Michelle Abadia|Nic Czarnecki/Metro Boston1/2 Michelle Abadia|Nic Czarnecki/Metro Boston
Michelle Abadia|Nic Czarnecki/Metro Boston2/2 Michelle Abadia|Nic Czarnecki/Metro Boston
Michelle Abadia sits at Harvard Station early each morning that her T performer permit allows, strumming her guitar and singing to an audience she cannot see.
“Music was my passion from an early age. I don’t have a memory without it,” Abadia said. “I am told that I was helping tune the piano when I was three. There’s a legend that I was humming tunes at 18 months. I can’t verify that, but I’ve been told. It’s ingrained in me.”
She lost her sight to congenital cataracts at the age of 4 after six unsuccessful eye surgeries. She has started aGoFundMepage hoping to earn $20,000 to fund her musical career and to help pay for medical bills.But her inability to see is no obstacle to her musical abilities, as her fingers dance across the strings of her guitar. She learned how to play by ear, which she said gave her many advantages.
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"It’s hard when you don’t come from a musical family because they view it as a hobby," Abadia said."My mom wanted me to excel at it, but the family thought I would change my focus once I hit college.”
She earned a double degree in language studies and music in Boston College, and went on to earn a masters in French literature and International Latin American Studies from Tufts. After that, she earned New England Conservatory masters for vocal performances.
Now she is trying to earn a living as a musician, after teaching Spanish at several colleges in the area and working as an interpreter in courtrooms.
“The commuters are half asleep, and I don’t know how effective I can be in brightening their days, but some people say the I do,” Abadia said. “It’s hard because I am my worse critic, even when people are friendly.”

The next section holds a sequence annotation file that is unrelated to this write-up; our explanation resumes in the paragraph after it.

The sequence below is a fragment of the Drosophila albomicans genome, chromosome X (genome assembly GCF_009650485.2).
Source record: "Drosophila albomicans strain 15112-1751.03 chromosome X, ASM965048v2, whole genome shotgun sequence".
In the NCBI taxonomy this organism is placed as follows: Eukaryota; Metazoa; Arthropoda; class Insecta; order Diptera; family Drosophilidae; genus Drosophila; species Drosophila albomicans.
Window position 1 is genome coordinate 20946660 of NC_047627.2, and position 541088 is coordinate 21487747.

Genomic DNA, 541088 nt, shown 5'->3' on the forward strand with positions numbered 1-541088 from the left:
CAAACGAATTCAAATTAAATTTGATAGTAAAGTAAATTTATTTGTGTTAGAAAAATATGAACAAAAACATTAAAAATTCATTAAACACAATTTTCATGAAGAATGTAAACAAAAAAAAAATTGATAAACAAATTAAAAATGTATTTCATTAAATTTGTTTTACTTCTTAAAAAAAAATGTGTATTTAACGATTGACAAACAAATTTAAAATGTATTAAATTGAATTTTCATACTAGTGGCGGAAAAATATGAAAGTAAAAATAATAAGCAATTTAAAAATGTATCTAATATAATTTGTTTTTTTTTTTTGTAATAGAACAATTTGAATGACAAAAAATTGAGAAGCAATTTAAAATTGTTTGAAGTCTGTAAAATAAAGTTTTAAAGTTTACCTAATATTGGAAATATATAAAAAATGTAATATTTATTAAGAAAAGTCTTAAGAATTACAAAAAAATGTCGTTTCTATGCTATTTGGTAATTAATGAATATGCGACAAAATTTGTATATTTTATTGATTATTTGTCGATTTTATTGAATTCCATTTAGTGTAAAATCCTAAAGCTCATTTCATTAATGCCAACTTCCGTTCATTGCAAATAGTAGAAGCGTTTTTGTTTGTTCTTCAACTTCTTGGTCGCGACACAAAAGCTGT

As a child, she was told that she couldn't play in an ensemble by the music director she was studying under. She said this was a profound, yet aggravating sense of inspiration.
“I was told things like that, ‘you’ll never set foot on a stage,’” Abadia said. “And that was extremely motivating. I needed to be able to ‘follow choral conducting,’ and the director did not see how I could do that without being able to see.”
“The idea of singing in the subway started in Sept. 2014 so I could expose myself musically and so I could get over social anxiety,” Abadia said. If this isn’t exposure, I don’t know what else is. Playing for people in their morning commute gives me the chance to maybe make someone’s Monday morning a little brighter.”
Brightening up a person’s day became more than a pastime after she suffered what she described as a mental breakdown while working as a professor.
“I worked as a French and Spanish professor at various colleges around, such as Emerson College, Babson College, and Framingham State, while trying to be a performer,” Abadia said. “Meanwhile, the onset of mental illness was beginning to kick in.”
She said that despite her ability to achieve academically and teach on a collegiate level, her mental health issues began to increase and she knew she needed to pursue her passion in order to bring light to a sightless life.
“I have been diagnosed with Post Traumatic Stress Disorder, deep depression, some symptoms of Borderline Personality Disorder, body dysmorphic disorder, among others,” Abadia said. “But since I was a child, music has been my only source of light.”
Abadia said that the misconception of performing or achieving while living with a disability is that people have told her that she needed to accomplish larger-than-life feats in order to overcome a deficiency.
“For anyone who is blind wants to be a musician, or anything, I would tell them to follow their dreams,” Abadia said. “Often, I was told ‘you have something wrong, so you have to compensate for your loss.’ And that over compensation for whatever loss it may be makes it seem like the individual meant to lose the facility they had."